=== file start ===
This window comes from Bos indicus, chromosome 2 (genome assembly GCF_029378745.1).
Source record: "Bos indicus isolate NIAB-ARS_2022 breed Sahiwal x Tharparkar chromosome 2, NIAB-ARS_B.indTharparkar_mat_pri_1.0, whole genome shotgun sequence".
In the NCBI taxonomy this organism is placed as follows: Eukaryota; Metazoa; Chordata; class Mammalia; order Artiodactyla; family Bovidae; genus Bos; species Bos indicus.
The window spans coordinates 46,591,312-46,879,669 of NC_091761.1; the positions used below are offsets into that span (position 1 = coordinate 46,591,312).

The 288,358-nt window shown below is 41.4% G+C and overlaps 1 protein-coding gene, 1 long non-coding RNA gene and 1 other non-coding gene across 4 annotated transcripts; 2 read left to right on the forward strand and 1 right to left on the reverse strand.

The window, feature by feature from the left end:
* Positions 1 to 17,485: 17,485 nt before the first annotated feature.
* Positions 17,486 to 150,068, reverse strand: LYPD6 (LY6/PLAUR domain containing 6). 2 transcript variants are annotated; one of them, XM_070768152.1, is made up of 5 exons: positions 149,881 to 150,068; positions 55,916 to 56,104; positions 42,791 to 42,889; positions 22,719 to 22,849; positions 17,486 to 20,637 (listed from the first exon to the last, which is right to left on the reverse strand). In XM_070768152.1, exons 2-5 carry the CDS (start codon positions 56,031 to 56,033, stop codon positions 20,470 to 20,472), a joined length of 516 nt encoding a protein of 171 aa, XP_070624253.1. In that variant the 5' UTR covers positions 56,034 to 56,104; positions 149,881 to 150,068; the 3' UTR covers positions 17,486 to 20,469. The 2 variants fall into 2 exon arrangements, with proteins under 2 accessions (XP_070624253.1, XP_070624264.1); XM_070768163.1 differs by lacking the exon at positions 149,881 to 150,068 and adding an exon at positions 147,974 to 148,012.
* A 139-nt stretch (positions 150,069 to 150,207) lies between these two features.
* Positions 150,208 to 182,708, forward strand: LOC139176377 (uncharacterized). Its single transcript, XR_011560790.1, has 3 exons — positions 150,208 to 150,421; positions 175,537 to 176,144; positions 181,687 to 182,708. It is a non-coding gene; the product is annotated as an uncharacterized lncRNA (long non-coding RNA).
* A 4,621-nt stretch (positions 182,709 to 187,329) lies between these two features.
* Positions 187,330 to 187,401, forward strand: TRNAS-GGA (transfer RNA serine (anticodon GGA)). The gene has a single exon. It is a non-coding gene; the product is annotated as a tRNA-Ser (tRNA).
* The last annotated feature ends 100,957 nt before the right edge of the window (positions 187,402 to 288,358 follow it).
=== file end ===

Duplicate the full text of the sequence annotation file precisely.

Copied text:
This window comes from Bos indicus, chromosome 2 (genome assembly GCF_029378745.1).
Source record: "Bos indicus isolate NIAB-ARS_2022 breed Sahiwal x Tharparkar chromosome 2, NIAB-ARS_B.indTharparkar_mat_pri_1.0, whole genome shotgun sequence".
In the NCBI taxonomy this organism is placed as follows: Eukaryota; Metazoa; Chordata; class Mammalia; order Artiodactyla; family Bovidae; genus Bos; species Bos indicus.
The window spans coordinates 46,591,312-46,879,669 of NC_091761.1; the positions used below are offsets into that span (position 1 = coordinate 46,591,312).

The 288,358-nt window shown below is 41.4% G+C and overlaps 1 protein-coding gene, 1 long non-coding RNA gene and 1 other non-coding gene across 4 annotated transcripts; 2 read left to right on the forward strand and 1 right to left on the reverse strand.

The window, feature by feature from the left end:
* Positions 1 to 17,485: 17,485 nt before the first annotated feature.
* Positions 17,486 to 150,068, reverse strand: LYPD6 (LY6/PLAUR domain containing 6). 2 transcript variants are annotated; one of them, XM_070768152.1, is made up of 5 exons: positions 149,881 to 150,068; positions 55,916 to 56,104; positions 42,791 to 42,889; positions 22,719 to 22,849; positions 17,486 to 20,637 (listed from the first exon to the last, which is right to left on the reverse strand). In XM_070768152.1, exons 2-5 carry the CDS (start codon positions 56,031 to 56,033, stop codon positions 20,470 to 20,472), a joined length of 516 nt encoding a protein of 171 aa, XP_070624253.1. In that variant the 5' UTR covers positions 56,034 to 56,104; positions 149,881 to 150,068; the 3' UTR covers positions 17,486 to 20,469. The 2 variants fall into 2 exon arrangements, with proteins under 2 accessions (XP_070624253.1, XP_070624264.1); XM_070768163.1 differs by lacking the exon at positions 149,881 to 150,068 and adding an exon at positions 147,974 to 148,012.
* A 139-nt stretch (positions 150,069 to 150,207) lies between these two features.
* Positions 150,208 to 182,708, forward strand: LOC139176377 (uncharacterized). Its single transcript, XR_011560790.1, has 3 exons — positions 150,208 to 150,421; positions 175,537 to 176,144; positions 181,687 to 182,708. It is a non-coding gene; the product is annotated as an uncharacterized lncRNA (long non-coding RNA).
* A 4,621-nt stretch (positions 182,709 to 187,329) lies between these two features.
* Positions 187,330 to 187,401, forward strand: TRNAS-GGA (transfer RNA serine (anticodon GGA)). The gene has a single exon. It is a non-coding gene; the product is annotated as a tRNA-Ser (tRNA).
* The last annotated feature ends 100,957 nt before the right edge of the window (positions 187,402 to 288,358 follow it).